The activity of CBF1 on target genes switches depending on whether it is associated with co-repressor or co-activator molecules (Lai, 2004). We tested whether NICD could disrupt binding of BEND6 to a CBF1-regulated enhancer using the tissue culture model. A mouse BEND6 construct tagged at the C-terminus with V5 (mBEND6-V5) accumulated in the nucleus of transfected HEK293T cells (Fig. 3B). We prepared chromatin from V5 and IgG immunoprecipitates and analyzed them by qPCR for occupancy at Notch- and CBF1-regulated enhancers of Hes1 and Hes5. We observed enrichment of mBEND6-V5 by >100-fold at Hes5 and by more than sevenfold at Hes1 (Fig. 3C). The appropriate subcellular and chromatin localization of mBEND6-V5 indicated that the tag did not affect BEND6 activity. Strikingly, the enrichments at Hes1 and Hes5 were almost completely depleted by co-transfecting NICD along with mBEND6-V5 (Fig. 3C). Therefore, activated Notch displaces BEND6 from CBF1-target enhancers.
Finally, we tested whether CBF1 mediates chromatin localization of BEND6, using the Cbf1 knockout cell line OT11 (Kato et al., 1997). We compared binding of mBEND6 to the Hes5 promoter in OT11 cells transfected with CBF1 and/or mBEND6-V5. As expected, V5 antibody pulled down no DNA, unlike IgG from cells expressing CBF1 alone, and little binding was observed in OT11 cells transfected with mBEND6-V5. However, in cells expressing both CBF1 and mBEND6-V5, the association of mBEND6 to the Hes5 promoter increased to 40-fold above background (Fig. 3D). These data, along with the GST pulldown results, are consistent with the notion that CBF1 recruits BEND6 to target promoters for repression.
Mouse BEND6 inhibits Notch-mediated self-renewal of NSCs and promotes neurogenesis in neurospheres
Among its myriad developmental requirements, Notch signaling is crucial for maintaining the self-renewal of neural stem cells (Pierfelice et al., 2011). In neuroblasts, Notch signaling is downregulated, thereby permitting commitment to the neural fate. We tested whether BEND6, as a neural inhibitor of the Notch pathway, was able to influence neural stem cell self-renewal or differentiation. To do so, we used the mBEND6-V5 construct to evaluate several shRNAs for their knockdown capacity in transfected cells. We identified two shRNAs (shBEND6-1 and -2) that strongly and specifically suppressed mBEND6, and we utilized an ineffective sh-mBEND6 construct as a control (Fig. 4A).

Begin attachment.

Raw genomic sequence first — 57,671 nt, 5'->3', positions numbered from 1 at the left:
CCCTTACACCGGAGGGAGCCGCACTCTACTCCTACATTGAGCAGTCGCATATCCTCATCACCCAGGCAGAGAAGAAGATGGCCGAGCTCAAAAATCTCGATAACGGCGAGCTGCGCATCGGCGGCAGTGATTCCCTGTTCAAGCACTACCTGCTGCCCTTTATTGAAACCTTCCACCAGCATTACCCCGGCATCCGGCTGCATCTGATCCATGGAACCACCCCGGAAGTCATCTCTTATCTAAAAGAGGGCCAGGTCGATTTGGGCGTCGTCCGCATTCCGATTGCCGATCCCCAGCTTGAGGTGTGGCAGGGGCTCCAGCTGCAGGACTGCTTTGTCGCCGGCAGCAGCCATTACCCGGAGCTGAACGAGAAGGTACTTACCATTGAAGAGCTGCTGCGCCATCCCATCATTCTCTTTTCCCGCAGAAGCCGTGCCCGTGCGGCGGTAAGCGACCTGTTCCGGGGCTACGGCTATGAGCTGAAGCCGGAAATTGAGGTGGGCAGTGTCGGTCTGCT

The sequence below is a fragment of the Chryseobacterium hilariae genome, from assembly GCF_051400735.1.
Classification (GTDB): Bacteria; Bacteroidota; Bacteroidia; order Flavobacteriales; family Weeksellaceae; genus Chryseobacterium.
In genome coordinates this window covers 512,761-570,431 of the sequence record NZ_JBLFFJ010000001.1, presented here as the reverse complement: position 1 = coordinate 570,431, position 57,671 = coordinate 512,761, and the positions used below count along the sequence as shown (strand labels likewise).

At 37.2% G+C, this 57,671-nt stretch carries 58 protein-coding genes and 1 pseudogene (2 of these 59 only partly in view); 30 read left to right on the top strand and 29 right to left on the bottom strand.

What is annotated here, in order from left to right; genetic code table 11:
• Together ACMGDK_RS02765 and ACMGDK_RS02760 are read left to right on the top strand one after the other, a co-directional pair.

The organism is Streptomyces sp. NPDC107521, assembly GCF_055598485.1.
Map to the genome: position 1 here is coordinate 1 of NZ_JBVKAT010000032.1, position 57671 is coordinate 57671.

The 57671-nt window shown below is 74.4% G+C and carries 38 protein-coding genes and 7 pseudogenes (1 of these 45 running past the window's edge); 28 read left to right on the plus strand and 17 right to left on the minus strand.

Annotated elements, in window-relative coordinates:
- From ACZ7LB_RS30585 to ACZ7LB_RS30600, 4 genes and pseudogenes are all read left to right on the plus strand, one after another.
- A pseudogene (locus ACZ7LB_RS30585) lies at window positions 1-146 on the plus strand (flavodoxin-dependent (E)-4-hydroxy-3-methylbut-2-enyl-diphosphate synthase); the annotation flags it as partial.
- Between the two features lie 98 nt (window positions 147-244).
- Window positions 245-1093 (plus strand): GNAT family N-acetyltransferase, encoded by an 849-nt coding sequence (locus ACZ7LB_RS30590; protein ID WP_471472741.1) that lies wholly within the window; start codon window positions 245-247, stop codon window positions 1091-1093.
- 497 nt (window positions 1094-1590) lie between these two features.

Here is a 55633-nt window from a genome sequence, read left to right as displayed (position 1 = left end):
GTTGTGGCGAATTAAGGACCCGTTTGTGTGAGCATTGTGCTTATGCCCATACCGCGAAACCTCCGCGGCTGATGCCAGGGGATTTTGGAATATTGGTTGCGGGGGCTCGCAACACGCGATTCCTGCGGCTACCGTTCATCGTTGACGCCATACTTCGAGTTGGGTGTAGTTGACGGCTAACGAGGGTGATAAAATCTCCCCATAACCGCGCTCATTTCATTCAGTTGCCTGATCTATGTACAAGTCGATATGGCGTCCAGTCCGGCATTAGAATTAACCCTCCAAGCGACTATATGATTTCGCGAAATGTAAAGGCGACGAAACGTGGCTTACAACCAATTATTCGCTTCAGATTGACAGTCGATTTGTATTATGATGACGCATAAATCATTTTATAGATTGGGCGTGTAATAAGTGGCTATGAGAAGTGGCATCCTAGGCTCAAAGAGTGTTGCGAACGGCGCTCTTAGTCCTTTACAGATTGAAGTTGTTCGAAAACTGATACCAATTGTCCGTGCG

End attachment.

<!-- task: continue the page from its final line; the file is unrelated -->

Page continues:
We isolated stem cell cultures by dissociating mouse embryonic cortices. Under proliferative conditions, these generate discrete neurospheres, the number of which provides an estimate of the stem cell content of the starting population. The capacity of these progenitor cells for long-term self-renewal can be demonstrated by serial rounds of dissociating neurospheres into single-cell suspensions, replating them, and allowing them to regenerate neurospheres (Fig. 4B). In this model, the loss of self-renewal factors or blockade of Notch pathway activity impairs the recovery of neurospheres over successive cycles of dissociation and regeneration.
We set up self-renewal assays using neurospheres transfected with control sh-mBEND6, and established a baseline for neurosphere self-renewal by plating cell suspensions at 0.5 cells/μl, and monitoring their self-renewal capacity over three serial rounds. We used these data to normalize the yield of companion neurospheres cultures expressing active sh-mBEND6. Knockdown of mBEND6 enhanced neurosphere self-renewal capacity by ∼30-40% relative to the shRNA control (Fig. 4C). We observed these effects with both on-target shRNAs, throughout several rounds of serial passaging. The effects of both sh-mBEND6 constructs were reversed by co-expression of a mBEND6 construct bearing point mutations that rendered it resistant to the shRNA, demonstrating specificity of the knockdown (Fig. 4D).